Most bank analysts say JP Morgan Chase is the strongest U.S. financial institution left standing.
Investment guru Jim Rogers disagrees completely.
“I’m short JP Morgan,” he tells Bloomberg TV.
“They have a gigantic derivatives position. Their off-balance-sheet derivative positions are among the top three in the world,” if not the largest, he said.
Rogers said earlier this year he was short Fannie Mae and Freddie Mac and a host of other big financials via an exchange-trade fund. We all know how that turned out.
The bank’s credit-card loans also are a disaster waiting to happen, Rogers says.
“There are plenty of reasons to short JP Morgan, but that doesn’t mean it can’t rally for a while, and it probably will.”
As for the U.S. bank industry in general, “I don’t think it’s in good shape,” Rogers says. “They should have a good rally after their huge declines. But are they sound again? Absolutely not.”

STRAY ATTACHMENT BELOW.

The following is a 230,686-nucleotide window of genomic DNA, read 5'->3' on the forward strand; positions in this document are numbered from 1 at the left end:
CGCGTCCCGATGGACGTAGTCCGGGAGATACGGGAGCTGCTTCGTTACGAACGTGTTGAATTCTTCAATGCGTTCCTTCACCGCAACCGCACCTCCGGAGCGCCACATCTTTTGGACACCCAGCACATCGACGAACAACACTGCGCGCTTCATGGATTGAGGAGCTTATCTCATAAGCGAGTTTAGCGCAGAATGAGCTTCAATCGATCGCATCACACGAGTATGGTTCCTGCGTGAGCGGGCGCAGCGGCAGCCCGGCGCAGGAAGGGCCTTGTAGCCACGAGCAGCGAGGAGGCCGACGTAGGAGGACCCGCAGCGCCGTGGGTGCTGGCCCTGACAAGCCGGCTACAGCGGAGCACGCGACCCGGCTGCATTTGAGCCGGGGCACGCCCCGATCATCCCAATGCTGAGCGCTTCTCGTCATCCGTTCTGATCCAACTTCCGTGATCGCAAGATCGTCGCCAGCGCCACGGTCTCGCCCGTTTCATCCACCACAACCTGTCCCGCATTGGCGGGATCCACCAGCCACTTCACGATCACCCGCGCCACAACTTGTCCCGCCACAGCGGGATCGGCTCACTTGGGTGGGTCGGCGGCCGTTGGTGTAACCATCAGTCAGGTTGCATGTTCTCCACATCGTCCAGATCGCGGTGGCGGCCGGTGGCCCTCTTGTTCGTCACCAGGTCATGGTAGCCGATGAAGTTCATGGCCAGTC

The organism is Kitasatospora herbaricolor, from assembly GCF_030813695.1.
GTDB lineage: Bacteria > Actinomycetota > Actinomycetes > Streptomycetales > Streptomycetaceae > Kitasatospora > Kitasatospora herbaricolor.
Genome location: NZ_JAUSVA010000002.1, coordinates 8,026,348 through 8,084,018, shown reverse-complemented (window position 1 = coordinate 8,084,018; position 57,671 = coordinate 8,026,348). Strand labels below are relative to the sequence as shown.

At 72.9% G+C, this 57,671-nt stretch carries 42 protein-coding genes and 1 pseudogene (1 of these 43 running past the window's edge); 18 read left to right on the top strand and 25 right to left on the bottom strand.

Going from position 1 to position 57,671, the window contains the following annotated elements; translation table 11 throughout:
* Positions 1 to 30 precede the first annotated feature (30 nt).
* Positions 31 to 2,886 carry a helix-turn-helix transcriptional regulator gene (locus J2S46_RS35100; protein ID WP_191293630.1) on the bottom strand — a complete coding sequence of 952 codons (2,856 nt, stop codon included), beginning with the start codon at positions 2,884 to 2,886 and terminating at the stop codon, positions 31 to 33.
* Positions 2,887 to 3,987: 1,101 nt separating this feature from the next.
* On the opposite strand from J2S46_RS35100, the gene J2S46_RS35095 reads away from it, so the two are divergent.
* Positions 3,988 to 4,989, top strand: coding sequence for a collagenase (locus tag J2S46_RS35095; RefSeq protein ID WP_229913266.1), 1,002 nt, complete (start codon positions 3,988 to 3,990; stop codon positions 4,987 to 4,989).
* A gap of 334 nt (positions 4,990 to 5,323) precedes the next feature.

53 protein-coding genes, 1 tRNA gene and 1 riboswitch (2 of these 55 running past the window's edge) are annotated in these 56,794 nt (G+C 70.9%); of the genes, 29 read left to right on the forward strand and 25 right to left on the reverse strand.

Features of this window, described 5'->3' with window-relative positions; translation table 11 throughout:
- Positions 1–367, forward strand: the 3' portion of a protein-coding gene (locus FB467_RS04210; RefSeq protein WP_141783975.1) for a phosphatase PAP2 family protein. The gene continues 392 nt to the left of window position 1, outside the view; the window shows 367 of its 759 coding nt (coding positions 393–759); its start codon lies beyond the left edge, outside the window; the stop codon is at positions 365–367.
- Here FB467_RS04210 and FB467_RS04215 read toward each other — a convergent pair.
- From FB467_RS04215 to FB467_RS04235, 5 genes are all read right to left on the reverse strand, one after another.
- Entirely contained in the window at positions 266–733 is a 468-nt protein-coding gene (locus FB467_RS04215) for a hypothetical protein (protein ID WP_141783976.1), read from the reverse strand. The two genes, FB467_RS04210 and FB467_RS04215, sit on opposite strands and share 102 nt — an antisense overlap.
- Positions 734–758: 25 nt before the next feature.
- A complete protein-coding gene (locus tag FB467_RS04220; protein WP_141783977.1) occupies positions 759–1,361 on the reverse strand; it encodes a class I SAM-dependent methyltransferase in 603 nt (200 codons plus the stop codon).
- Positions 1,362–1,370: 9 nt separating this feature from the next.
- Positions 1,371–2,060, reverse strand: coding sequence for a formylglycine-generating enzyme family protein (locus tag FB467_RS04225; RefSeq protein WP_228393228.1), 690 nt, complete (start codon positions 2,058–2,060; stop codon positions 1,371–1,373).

He sees the recent run-up in stock prices as a bear market rally.
“I don’t see how there can be much more,” Rogers says. “The world is in serious trouble. There are more bankruptcies and failures to come.”
That doesn’t mean the rally is over, he says. It could last a few days, weeks, or even months.
“But this problem isn’t over yet, and the American government is making it worse by spending obscene amounts of money on the wrong thing,” Rogers warns.
Others see the bear market rally of which Rogers so clearly warns.
“There is nothing new here, every serious bear market has rallies like this,” James Melcher, president of hedge fund Balestra Capital, told The New York Times.
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